Current position of the SSV Corwith Cramer. Click on the vessel to view position history. Use the tools, top right, to change the map style or view data layers. Dates and times use GMT (Greenwich Mean Time).
SEA Currents: SSV Corwith Cramer
October 17, 2019
A gale during dawn watch: A harrowing adventure
41o29.9’N 071o14.1’W Sekonnet River
Ships Heading and speed
Cold, sunny with cumulus clouds and very, very windy
I heard the tell-tale rustling outside of my curtain and the faint whisper signifying the start of my watch. I could already feel the cold permeating below decks as I quickly dressed in my many layers and foulies before heading upstairs to the dog house to read the night orders. The sight that welcomed me upon reaching the dog house was a cheery one. C watch was all huddled inside the tiny space escaping from the driving wind and rain brought on by a fierce North-Easterly gale. The picturesque sight of friends huddled together for warmth was not to be the fate of A watch. We headed out into the gale. For the next three hours I stood at the helm as driving rain stung my face and the sound of the wind in the rigging made it impossible to hear anything more subdued than a shout. The ship was rolling so heavily that the dishes, plates, pots and pans were clanking uproariously in the galley. A number of drawers flew open and anything not tightly secured was rolling about the floor, creating an acrimonious symphony. Above decks, with my arms facing upward on the helm, the rain was starting to drip down my sleeve, making an already cold night, colder. Maintaining balance was difficult. You had to time your movements carefully or else be flung across the deck.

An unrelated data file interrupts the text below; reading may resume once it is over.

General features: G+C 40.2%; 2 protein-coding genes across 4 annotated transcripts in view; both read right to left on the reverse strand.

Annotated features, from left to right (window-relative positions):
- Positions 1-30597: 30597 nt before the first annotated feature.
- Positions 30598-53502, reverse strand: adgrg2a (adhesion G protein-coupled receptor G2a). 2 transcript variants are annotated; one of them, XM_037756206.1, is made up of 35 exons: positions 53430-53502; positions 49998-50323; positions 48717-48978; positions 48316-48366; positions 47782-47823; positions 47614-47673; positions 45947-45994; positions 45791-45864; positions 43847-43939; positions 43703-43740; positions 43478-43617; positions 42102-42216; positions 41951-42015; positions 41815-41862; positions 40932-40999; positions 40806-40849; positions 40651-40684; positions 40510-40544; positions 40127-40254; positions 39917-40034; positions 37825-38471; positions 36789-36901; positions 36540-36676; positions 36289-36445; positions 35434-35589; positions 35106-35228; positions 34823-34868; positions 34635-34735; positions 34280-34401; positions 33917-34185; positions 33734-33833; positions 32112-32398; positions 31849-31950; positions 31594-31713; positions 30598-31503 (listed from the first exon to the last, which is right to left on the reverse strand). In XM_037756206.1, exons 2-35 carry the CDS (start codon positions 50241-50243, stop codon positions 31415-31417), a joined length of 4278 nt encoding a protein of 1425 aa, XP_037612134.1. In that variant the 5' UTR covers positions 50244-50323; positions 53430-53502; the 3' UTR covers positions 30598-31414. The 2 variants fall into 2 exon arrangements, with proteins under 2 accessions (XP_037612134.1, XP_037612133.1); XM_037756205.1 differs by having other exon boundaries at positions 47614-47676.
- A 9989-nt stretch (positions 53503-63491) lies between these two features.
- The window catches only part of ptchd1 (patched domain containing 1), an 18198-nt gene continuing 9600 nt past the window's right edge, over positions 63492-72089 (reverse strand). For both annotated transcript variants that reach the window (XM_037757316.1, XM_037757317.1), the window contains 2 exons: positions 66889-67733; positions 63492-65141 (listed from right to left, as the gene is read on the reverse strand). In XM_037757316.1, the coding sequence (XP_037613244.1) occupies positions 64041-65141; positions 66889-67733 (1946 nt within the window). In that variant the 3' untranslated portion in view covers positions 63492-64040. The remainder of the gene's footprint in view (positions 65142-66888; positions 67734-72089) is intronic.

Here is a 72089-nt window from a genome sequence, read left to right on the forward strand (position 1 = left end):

It is easy to imagine that all of us awake in the cold, wet dawn were miserable, but nothing could have been further from the truth. Each large wave and each subsequent role brought on choruses of laughter and the cold, driving rain did nothing to dampen our spirits. There is something exhilarating and awe-inspiring about seeing the unbridled power of nature and knowing that you are also, innately related to and a part of that raw, intemperate force. It simultaneously reminds you of your insignificance while re-enforcing the knowledge that human tenacity and determination is almost as powerful as nature itself.
While I savored the experience of ridding out my first gale at sea, it was with some relief when the subsequent A watchers were awoken to relieve us and I crawled back into my warm bed.
Riley Palmer, A-Watch
P.S. Lots of love to my family, Dylan and friends! I'm having a great time and I can't wait to see you at Thanksgiving.